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(Trent Nelson | The Salt Lake Tribune) Tyler Glenn, vocalist for Neon Trees, performing at In The Venue in Salt Lake City, Utah, Friday, April 8, 2011.
Neon Trees’ Tyler Glenn proud to be gay and Mormon

Music » Frontman of neo-wave pop band comes out, but remains devout in LDS faith.

First Published Apr 16 2014 11:43 am • Last Updated Jun 17 2014 09:21 am

KISS may have been on the cover of the April 10 issue of Rolling Stone, but the most eye-opening headline — at least for those in Utah — was the one on Gene Simmons’ right thigh that proclaimed: "Gay, Mormon & Finally Out."

It led readers to page 46 and a story about Tyler Glenn, the frontman for Neon Trees, Utah’s most prominent band.

At a glance

In concert

Neon Trees will perform, with Smallpools and Nightmare and the Cat opening.

When » June 16, 6:30 p.m.

Where » The Complex, 536 W. 100 South, Salt Lake City

Tickets » $22 in advance, $25 day of, at SmithsTix

‘Pop Psychology’

Neon Trees’ third album will be released on Tuesday, April 22.

Grade: B+ » Frontman Tyler Glenn says the album is a “celebratory” record, and not just because he recently declared that he is gay. After two albums spent trying to prove that the Utah County pop band is not a one-hit wonder (with breakout singles “Animal” and “Everybody Talks”), this third album shows off a confidence not shown before. Best of all is Glenn’s markedly improved singing, ensuring that each smart, new-wavey song is instantly recognizable as Neon Trees. And that is a good thing, indeed.

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After years of denials and lyrics that obscure the issue, the Utah County resident declared proudly that he is gay — and still a devout member of The Church of Jesus Christ of Latter-day Saints.

"I believe and I have faith and I was born with this," Glenn told The Salt Lake Tribune in one of the first interviews since coming out.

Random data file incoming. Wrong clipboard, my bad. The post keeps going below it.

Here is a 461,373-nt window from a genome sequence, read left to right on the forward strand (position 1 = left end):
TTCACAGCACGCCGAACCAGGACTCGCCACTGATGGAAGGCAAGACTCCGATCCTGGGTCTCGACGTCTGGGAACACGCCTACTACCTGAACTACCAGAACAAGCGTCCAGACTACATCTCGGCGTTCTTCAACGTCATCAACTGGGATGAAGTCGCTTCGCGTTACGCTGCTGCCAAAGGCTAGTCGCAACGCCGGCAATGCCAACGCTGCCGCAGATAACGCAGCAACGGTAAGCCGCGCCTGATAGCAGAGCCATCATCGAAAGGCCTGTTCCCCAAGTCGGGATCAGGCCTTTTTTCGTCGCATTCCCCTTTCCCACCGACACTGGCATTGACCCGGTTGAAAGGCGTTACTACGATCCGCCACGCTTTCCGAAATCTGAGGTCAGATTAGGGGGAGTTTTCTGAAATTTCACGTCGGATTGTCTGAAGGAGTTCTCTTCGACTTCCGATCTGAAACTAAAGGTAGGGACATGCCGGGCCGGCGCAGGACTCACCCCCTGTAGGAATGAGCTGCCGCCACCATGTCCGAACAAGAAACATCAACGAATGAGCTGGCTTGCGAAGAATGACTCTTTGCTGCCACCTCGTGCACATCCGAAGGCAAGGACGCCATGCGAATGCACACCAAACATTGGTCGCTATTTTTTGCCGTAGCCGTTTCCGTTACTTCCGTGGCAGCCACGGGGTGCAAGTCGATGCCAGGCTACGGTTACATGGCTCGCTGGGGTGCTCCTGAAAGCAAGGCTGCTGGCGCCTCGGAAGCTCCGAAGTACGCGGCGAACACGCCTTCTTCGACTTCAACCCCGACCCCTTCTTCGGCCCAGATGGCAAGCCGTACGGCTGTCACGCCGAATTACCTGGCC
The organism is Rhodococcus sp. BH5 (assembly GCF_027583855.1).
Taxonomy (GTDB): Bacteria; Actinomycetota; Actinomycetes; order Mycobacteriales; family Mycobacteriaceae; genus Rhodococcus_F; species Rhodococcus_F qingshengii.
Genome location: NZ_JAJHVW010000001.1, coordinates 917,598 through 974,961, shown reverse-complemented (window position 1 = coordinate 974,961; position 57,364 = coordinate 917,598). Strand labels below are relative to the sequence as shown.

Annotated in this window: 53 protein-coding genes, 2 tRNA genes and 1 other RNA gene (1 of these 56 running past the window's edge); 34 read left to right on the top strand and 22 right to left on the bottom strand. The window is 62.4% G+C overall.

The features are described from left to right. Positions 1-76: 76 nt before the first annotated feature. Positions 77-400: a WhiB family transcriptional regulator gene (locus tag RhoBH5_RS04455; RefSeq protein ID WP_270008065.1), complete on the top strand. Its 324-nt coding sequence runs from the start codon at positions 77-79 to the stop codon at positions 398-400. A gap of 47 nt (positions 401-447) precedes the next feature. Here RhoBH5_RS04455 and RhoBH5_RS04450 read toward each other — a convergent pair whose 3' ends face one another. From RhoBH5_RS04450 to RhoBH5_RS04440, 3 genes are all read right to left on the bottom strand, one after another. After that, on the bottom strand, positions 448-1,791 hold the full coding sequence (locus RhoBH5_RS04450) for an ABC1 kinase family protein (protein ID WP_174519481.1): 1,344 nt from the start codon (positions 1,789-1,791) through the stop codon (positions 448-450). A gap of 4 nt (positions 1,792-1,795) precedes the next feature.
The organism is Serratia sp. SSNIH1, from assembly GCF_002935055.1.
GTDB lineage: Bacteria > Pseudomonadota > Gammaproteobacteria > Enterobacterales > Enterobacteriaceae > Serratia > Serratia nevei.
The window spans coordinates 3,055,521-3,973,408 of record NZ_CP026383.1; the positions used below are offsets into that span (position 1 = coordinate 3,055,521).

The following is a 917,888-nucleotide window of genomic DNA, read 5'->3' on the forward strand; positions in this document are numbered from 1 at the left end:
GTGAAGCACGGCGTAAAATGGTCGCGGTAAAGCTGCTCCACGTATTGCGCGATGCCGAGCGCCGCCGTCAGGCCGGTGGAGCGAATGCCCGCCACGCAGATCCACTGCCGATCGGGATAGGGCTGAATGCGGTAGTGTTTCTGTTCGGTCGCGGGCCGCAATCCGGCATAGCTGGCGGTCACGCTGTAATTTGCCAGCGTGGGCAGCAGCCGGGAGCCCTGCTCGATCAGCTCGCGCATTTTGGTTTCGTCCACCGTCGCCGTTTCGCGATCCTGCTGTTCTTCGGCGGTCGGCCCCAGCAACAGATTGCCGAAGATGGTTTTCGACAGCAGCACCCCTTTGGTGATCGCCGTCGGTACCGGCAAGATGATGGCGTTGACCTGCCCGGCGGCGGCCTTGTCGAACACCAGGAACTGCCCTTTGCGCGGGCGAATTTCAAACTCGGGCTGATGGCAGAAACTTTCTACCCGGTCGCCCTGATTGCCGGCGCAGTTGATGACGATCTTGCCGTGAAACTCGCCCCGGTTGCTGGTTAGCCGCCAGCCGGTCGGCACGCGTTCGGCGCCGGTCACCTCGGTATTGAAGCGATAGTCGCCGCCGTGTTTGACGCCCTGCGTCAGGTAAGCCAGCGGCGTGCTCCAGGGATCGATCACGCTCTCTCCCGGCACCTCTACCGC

There has been speculation about the flamboyant, colorful lead singer and lyricist in the past. Of course, Glenn’s announcement is most shocking because the members of the well-known band are members of the LDS Church, which has worked against legalization of same-sex marriage in California and elsewhere.

But rather than say he is leaving the church, Glenn adamantly believes there is nothing in Jesus Christ’s teaching that tells him he is unworthy of grace.

Glenn knows the importance of coming out.

"This is something I wanted to share," he said. "I didn’t want to just tweet it out. I had much more to say."

Overall, Glenn said he was happy with the Rolling Stone article.

"You wonder if it would be salacious," he said. "I was glad they gave me so much room to tell my story."


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He wasn’t worried about the reaction from his bandmates.

"We have become a real family unit," he said. "There’s a respect level for each member. I feel closer to the band because of it. … It’s cool because the band is so cool with it."

Neon Trees drummer Elaine Bradley, described by Rolling Stone as "the band’s most devout Mormon," appreciated that the author, Caryn Ganz, "adopted Tyler’s tone."

It would have been easy, she explained, "to sensationalize the story,"

She said there is no way Glenn’s sexual orientation would cause any tension in the band.

"There’s nothing in the teachings [of the faith] that would be ground for animosity," said the Provo resident and mother of a 1-year-old. "There are no problems at all."

Glenn’s declaration of sexual independence comes as Neon Trees is about to release its third album, "Pop Psychology." The band also has planned a tour in Europe and North America, ending in Salt Lake City on June 16. (See box on D1 for concert details.)

While the bulk of "Pop Psychology" was written before the announcement, Glenn said its themes of identity speak to the most challenging part of being a rock star: being in the spotlight while an important part of him lived in the shadows.

"This album is … my struggle," he said.

Songs such as "Teenager in Love" are about living a life of lies, and the first single, "Sleeping with a Friend," is about same-sex coupling, albeit not overtly.

While some of the subject matter is different, Glenn said "Pop Psychology" has a "celebratory mood — there’s a lot of meat. … There is a lightness overall, and not as much to prove."

features@sltrib.com



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